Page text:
Colorado has some of the most specific laws regarding where a bicyclist should ride, and just as importantly, where a bicyclist should not be obligated to ride in the nation.

How’d you do?  What? There are no answers?!  Guess you’ll have to find out at our Biking 101 event!  There will be food, drinks, cycling education, and even bike parts to drool over!  Become a street smart, savvy, safe, educated, conscientious cyclist.   Register now and see you on May 5th at 6:30!


How to Cycle Smart and Safely: Register Now for Peak Cycles- Biking 101

April 10, 2014

photo credit: League of American Bicyclist

Have you noticed?  Spring is here!  And you know what that means, right? The cycling season has launched! Hurray!

Now is the time to check your bike for spring riding! Do you have a flat that needs changing? Are your brakes working properly? Is your chain lubed?  Do you need new bike parts?

But wait!  It’s not all about the bike, right? Spring is also the time to reacquaint yourself with bike safety, the rules of the road, and proper cycling etiquette.  During the winter months, it’s easy to forget many of the basics to riding safely on the road.  And, drivers forget to look for cyclist when they are driving as they transition from the winter to springtime.   No fear – help is near!

Join us for a FREE class offered to all cyclists on laws are for cyclists. Learn what the laws are for cyclists; how you legally and appropriately ride on public roads; what the rules are for turning, stopping, passing; your rights and obligations; become educated on bike safety, commuting and much, much more!  REGISTER HERE.

When:
May 5, 2014
6:30 PM

Where:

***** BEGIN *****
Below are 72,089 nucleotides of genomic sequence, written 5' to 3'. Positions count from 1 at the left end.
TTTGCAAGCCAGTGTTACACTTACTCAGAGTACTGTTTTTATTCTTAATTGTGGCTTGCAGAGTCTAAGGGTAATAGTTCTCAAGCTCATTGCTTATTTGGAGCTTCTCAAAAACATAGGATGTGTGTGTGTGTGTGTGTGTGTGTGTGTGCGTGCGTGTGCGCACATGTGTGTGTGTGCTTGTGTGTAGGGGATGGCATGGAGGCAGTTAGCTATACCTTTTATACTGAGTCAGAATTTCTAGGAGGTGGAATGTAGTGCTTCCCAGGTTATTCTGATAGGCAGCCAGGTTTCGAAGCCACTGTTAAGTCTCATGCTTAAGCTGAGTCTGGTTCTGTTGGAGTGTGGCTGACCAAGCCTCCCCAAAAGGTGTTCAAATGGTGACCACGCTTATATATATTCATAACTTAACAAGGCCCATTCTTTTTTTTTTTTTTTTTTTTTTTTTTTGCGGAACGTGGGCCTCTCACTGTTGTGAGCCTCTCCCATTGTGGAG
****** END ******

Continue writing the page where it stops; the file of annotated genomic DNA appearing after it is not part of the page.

Peak Cycles
1224 Washington Ave #145
Golden, CO 80401

Who’s it For:
All cyclist – especially new cyclist.  We will provide you materials and guidance, as well as the laws and etiquette you need to take to the roads and trails. You will leave feeling more informed, more secure in your rights and obligations as a cyclist, and more confident and comfortable as you embark on your cycling journey.

Don’t miss out! There will be food, drinks, cycling education, and even bike parts to drool over!  Become a street smart, savvy, safe, educated, conscientious cyclist.   See you on May 5th at 6:30! 

REGISTER TODAY


How Fast Are You?  Your Best Suffer Face Tells All

April 3, 2014
Team Bikeparts.com racer, Jason Kompf, climbing the first of many hills in the Gold Rush Run

Team Bikeparts.com racer, Jason Kompf, climbing the first of many hills in the Gold Rush Run

We’ve all had those moments when you swear you’re cranking it out on the bike, giving it all you’ve got, leaving it all on the table –  and then – you finish the ride and think to yourself, I’ve got more in the tank! I didn’t leave it all out there.  So, how can you tell that you’re working hard enough?  New technological developments may surprise you!

Traditional methods to help you gauge your efforts include heart rate training. There have been many myths  surrounding heart rate training.  For starters, you can only compare heart rate values with your own previous benchmarks. Meaning, comparing your heart rate  with your your friend or your teammate is irrelevant. The reason for this is that we all have a different anatomy of our cardiovascular system.  Also, not being aware of the factors that affect heart rate can be a pitfall in effective application in heart rate monitor use for training.

But on the flip side, power training offers a different type of comparison. Power is power.  Aside from spending endless funds on bike parts, many wonder why they should even buy a power meter.  But aside from taking the guess work out of your workouts, power meters also provide highly accurate details about how your fitness is changing throughout the season.